Teen marijuana use increases
Published: Friday, September 28, 2012
Updated: Friday, September 28, 2012 03:09
The results of the Pride Student Drug Use Survey, conducted by the Coalition for a Drug-Free Greater Cincinnati, show that alcohol and tobacco use are declining among teens, while marijuana use has increased.
Mary Haag, president and CEO of the Coalition for a Drug-Free Greater Cincinnati, said this is a biannual survey conducted over the past twelve years in the Cincinnati region. This is the first year, however, that the survey contained questions on the non-medical use of prescription drugs. The specifics of the prescription drug-related survey results will be part of a deep-dive analysis released in November of this year, Haag said.
The 43 percent decline since 2000 in alcohol and tobacco use among teens is not the only encouraging statistic to come out of the survey.
“Parental disapproval [of drug and alcohol use] is a key indicator that we track over time,” Haag said. “And that has improved as well.”
Since 2000, parental disapproval has increased by 7 percent for alcohol, 8 percent by tobacco and 7 percent for marijuana, Haag said.
Another indicator that the Coalition for a Drug-Free Greater Cincinnati evaluates is whether teens think their friends would disapprove if they were using alcohol, tobacco or marijuana. In the survey, 65.7 percent of teens believe their peers would disapprove of drug and alcohol use, a 14.4 percent jump from survey results in 2004.
A large portion of the survey measures environmental factors in teens’ lives, such as academic success and involvement in alternative activities.
“Our whole coalition approach is that there [are] multiple influences in a child’s environment,” Haag said. “They all have an impact on what the norm is, what the availability is.”
The most adverse survey result is the increase in teens who believe marijuana is not harmful to one’s health. According to the Butler County Coalition, there was a 4.9 percent drop since 2004 in the amount of teens that believe marijuana is harmful.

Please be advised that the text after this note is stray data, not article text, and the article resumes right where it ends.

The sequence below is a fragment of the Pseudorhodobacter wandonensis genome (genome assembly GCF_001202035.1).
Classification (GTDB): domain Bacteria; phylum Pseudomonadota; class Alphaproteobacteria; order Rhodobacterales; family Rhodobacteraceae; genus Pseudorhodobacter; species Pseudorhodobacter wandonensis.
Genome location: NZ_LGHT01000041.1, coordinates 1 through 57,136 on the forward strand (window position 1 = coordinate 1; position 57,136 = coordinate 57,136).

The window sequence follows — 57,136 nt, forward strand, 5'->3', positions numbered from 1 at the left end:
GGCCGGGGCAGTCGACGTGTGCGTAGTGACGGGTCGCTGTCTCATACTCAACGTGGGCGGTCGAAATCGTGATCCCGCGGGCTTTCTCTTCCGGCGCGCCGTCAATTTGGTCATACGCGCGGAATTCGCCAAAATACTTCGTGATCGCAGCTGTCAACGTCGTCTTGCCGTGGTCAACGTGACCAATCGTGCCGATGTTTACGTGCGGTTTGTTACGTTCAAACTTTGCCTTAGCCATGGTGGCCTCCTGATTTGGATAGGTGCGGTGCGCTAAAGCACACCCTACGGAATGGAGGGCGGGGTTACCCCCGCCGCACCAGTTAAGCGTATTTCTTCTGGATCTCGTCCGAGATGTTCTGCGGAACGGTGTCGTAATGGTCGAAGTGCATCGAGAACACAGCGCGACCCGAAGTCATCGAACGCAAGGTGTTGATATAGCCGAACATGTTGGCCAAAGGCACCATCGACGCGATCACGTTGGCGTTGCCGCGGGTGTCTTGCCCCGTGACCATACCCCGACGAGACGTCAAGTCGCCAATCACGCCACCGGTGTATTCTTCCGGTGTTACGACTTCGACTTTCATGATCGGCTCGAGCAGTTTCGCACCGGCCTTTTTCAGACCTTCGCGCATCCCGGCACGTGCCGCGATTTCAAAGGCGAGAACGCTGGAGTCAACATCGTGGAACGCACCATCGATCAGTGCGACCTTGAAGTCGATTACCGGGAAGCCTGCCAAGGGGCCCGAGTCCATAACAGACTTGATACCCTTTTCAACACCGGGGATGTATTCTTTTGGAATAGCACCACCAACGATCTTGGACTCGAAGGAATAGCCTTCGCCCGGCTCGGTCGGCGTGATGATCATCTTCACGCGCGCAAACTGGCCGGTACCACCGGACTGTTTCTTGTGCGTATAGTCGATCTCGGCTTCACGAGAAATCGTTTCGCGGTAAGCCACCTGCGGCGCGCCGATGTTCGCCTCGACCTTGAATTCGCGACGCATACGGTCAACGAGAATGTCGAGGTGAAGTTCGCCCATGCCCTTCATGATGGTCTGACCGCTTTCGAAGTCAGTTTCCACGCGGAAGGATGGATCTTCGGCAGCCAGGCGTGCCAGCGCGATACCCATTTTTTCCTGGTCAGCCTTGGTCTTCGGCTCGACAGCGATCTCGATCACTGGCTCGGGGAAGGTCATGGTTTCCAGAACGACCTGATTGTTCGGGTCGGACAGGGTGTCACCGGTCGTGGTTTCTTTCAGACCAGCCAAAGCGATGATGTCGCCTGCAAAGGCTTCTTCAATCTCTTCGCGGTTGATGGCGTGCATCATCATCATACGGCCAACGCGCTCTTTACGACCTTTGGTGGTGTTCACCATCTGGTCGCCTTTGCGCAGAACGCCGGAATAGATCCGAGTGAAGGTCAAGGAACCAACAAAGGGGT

“We’ve got to really put forth a strong effort to get information [out] about what the effects of marijuana use are in the short term and also in the long term,” said Karen Murray, Director of the Butler County Coalition. “And also the implications of passing legislation that would legalize it for medicinal purposes.”
Because of the results of the survey, the Butler County Coalition will put the negative effects of marijuana use at the forefront of their campaigns.
“It’s got to become a part of our daily work plan,” Murray said. “Making sure we get the information back out there that marijuana isn’t harmless.”
Butler County residents will see more activity at the county and local level working on this marijuana issue, Murray said.
Miami University junior Anna Hartman, who reported about teen marijuana use in the Lakota East High School newsmagazine, said she was shocked at the high numbers she saw in the surveys of her peers.
“I remember talking to my friends like, ‘Wow. Did you think that many people would have smoked pot before?’” Hartman said.
Hartman noted, though, that there is a difference in the amount of exposure to anti-drug campaigns that teens experience today than when she was in high school.
“I see a lot more ‘Above the Influence’ ads on Facebook and TV,” Hartman said. “A lot more than I remember seeing even just a few years ago.”
Hartman said that these ads can play a role in shaping parents’ approach with encouraging their kids to make good decisions.
She said that these campaigns, though not always effective are still beneficial for young people.
“It’s just a message that you hear a lot [and] become familiar with,” Hartman said. “And not that they are the most persuasive advertisements in the world, but I do think they are effective in communicating that it’s okay to say no.”
Murray is the former director of Health Education at Miami and helped established AfterDark.
“We need to support programs like this because you get these kids that want to make healthier life choices,” Murray said. “We’ve got to have these social venues for them.”